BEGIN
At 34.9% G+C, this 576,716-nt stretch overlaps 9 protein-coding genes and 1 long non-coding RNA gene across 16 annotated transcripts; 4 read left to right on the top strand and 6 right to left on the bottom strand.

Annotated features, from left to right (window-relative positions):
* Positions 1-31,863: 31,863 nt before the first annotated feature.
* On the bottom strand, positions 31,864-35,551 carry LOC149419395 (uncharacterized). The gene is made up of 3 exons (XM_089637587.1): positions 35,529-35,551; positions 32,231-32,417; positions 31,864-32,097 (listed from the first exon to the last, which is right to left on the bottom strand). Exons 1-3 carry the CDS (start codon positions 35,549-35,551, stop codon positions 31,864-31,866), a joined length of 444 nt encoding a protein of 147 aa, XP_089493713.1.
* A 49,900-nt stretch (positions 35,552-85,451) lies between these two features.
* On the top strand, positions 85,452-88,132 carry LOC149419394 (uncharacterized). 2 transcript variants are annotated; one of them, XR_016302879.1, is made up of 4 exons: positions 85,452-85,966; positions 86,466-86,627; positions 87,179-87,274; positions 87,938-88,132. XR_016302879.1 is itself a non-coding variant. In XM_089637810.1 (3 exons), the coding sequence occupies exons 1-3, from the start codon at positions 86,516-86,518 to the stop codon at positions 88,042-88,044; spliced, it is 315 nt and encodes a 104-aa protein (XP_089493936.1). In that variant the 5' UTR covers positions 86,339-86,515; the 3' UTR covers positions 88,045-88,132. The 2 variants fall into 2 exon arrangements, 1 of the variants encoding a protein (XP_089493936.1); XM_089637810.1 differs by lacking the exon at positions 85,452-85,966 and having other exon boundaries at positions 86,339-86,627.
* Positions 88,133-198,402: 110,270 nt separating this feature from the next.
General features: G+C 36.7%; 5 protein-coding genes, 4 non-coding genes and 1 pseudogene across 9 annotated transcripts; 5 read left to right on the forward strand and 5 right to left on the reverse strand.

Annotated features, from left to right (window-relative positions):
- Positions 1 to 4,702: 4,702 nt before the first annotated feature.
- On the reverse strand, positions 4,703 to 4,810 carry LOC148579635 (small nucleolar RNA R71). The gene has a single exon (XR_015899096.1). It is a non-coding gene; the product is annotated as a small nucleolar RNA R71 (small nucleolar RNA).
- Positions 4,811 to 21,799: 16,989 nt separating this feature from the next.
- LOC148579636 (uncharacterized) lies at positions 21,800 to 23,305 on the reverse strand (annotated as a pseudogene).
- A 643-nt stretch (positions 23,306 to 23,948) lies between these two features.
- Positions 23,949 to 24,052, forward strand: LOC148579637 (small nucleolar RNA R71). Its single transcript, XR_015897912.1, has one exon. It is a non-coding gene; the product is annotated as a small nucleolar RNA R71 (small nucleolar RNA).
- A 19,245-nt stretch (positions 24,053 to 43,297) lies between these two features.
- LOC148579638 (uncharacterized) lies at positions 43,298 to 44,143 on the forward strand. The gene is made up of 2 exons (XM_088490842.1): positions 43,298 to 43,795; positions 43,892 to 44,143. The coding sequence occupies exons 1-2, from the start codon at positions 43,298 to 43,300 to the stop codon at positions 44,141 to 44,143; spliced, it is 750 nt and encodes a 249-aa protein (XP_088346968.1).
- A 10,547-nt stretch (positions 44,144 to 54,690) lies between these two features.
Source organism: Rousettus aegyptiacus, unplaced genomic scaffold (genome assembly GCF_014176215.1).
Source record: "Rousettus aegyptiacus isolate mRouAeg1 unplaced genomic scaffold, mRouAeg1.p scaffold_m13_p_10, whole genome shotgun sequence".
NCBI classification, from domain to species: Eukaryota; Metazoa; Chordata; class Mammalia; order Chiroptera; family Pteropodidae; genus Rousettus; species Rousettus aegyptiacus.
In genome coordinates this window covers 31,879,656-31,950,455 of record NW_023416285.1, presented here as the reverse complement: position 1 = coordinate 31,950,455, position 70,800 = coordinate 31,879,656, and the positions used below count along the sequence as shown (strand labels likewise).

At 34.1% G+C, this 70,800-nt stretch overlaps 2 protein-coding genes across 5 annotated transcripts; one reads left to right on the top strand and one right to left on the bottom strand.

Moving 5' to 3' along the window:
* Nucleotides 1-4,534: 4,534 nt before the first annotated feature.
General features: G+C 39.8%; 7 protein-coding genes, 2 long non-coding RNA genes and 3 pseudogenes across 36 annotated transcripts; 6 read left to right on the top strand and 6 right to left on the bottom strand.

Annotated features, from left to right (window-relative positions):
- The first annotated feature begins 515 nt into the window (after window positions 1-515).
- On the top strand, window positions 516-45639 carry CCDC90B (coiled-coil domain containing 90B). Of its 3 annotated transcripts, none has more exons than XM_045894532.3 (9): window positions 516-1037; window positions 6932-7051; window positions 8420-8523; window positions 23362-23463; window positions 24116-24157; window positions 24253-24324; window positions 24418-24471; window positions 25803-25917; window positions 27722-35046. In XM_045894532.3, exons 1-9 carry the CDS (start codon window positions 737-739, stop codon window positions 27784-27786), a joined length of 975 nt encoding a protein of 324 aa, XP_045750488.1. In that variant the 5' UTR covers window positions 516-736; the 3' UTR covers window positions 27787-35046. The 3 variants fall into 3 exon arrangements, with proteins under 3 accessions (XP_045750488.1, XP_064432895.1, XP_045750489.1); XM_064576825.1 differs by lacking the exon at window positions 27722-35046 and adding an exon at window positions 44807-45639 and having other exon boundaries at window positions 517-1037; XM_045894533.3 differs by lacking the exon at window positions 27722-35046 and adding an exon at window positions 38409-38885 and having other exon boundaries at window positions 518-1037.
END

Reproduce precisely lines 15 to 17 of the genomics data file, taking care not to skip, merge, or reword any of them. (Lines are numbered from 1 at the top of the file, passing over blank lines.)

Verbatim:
- Positions 23,949 to 24,052, forward strand: LOC148579637 (small nucleolar RNA R71). Its single transcript, XR_015897912.1, has one exon. It is a non-coding gene; the product is annotated as a small nucleolar RNA R71 (small nucleolar RNA).
- A 19,245-nt stretch (positions 24,053 to 43,297) lies between these two features.
- LOC148579638 (uncharacterized) lies at positions 43,298 to 44,143 on the forward strand. The gene is made up of 2 exons (XM_088490842.1): positions 43,298 to 43,795; positions 43,892 to 44,143. The coding sequence occupies exons 1-2, from the start codon at positions 43,298 to 43,300 to the stop codon at positions 44,141 to 44,143; spliced, it is 750 nt and encodes a 249-aa protein (XP_088346968.1).